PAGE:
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Addressing PARP Inhibitor Resistance in Ovarian Cancer

Angelica Welch
Published: Monday, Jul 02, 2018

Kelly McCann, MD, PhD

Kelly McCann, MD, PhD
PARP inhibitors have made a substantial impact on the treatment of ovarian cancer in recent years. The DNA damage sensor PARP has wide-reaching roles in several pathways and processes of DNA repair, said Kelly McCann, MD, PhD. However, ovarian tumors continue to develop resistance to these therapies.

State of the Science Summit™ on Ovarian Cancer, McCann, a medical oncologist in the Breast Cancer Research Group at the University of California, Los Angeles, discussed the process of DNA damage and repair, resistance to PARP inhibitors, and rational combination strategies to overcome resistance.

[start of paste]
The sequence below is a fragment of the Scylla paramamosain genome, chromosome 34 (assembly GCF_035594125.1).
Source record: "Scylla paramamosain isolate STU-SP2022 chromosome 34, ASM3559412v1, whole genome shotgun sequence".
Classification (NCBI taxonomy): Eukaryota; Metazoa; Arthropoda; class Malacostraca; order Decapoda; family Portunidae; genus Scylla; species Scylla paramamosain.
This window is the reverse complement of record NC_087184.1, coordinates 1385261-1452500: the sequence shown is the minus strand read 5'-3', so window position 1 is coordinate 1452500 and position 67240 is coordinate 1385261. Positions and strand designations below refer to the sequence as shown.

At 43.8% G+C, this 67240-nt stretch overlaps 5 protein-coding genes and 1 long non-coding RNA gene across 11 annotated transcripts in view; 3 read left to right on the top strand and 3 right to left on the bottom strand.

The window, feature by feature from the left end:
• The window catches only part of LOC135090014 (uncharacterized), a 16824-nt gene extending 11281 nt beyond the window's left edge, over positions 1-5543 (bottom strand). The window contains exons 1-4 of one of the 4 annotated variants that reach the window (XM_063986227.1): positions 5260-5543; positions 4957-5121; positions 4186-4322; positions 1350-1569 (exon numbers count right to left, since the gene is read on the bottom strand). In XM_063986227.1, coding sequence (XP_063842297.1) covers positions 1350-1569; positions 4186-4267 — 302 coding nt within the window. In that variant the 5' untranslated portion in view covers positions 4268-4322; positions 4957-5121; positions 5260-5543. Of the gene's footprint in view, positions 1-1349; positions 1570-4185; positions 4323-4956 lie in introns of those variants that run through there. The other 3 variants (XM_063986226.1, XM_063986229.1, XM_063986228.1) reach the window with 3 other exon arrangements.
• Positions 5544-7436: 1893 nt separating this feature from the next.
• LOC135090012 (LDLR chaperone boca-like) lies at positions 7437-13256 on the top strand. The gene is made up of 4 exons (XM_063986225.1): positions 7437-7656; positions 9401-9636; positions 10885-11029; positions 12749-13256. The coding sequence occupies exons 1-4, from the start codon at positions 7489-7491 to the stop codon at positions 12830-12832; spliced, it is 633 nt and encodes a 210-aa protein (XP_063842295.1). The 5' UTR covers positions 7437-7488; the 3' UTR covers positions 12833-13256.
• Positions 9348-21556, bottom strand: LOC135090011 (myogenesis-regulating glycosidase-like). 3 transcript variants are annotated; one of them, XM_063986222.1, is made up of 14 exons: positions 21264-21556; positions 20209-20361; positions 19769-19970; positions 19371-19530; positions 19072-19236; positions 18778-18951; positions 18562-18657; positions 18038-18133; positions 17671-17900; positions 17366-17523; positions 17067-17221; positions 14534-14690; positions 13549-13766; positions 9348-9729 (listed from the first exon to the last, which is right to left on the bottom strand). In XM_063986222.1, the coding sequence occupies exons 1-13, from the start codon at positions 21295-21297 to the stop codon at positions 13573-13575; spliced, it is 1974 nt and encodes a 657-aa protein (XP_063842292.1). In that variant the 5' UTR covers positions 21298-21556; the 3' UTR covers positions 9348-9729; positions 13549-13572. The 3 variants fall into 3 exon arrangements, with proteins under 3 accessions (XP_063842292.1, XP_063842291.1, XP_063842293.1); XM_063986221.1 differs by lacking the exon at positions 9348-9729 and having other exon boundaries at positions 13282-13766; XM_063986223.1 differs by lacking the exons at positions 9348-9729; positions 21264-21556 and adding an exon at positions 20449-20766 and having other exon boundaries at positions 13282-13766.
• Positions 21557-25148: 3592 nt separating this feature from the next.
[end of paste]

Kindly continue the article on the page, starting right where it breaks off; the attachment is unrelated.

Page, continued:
Understanding DNA Damage

PARP1 and PARP2 both bind DNA at sites of damage, and they undergo a conformational change to activate their catalytic activity, McCann explained. The types of damage recognized are single-strand DNA breaks, DNA double-strand breaks, and DNA crosslinks, supercoils and stalled replication forks. When they bind to this kind of DNA damage, they use nicotinamide adenine dinucleotide (NAD+) as a substrate in order to add ADP ribose moieties onto the target proteins, added McCann. They add these in a linear fashion, as well as in chains in a process called PARylation.
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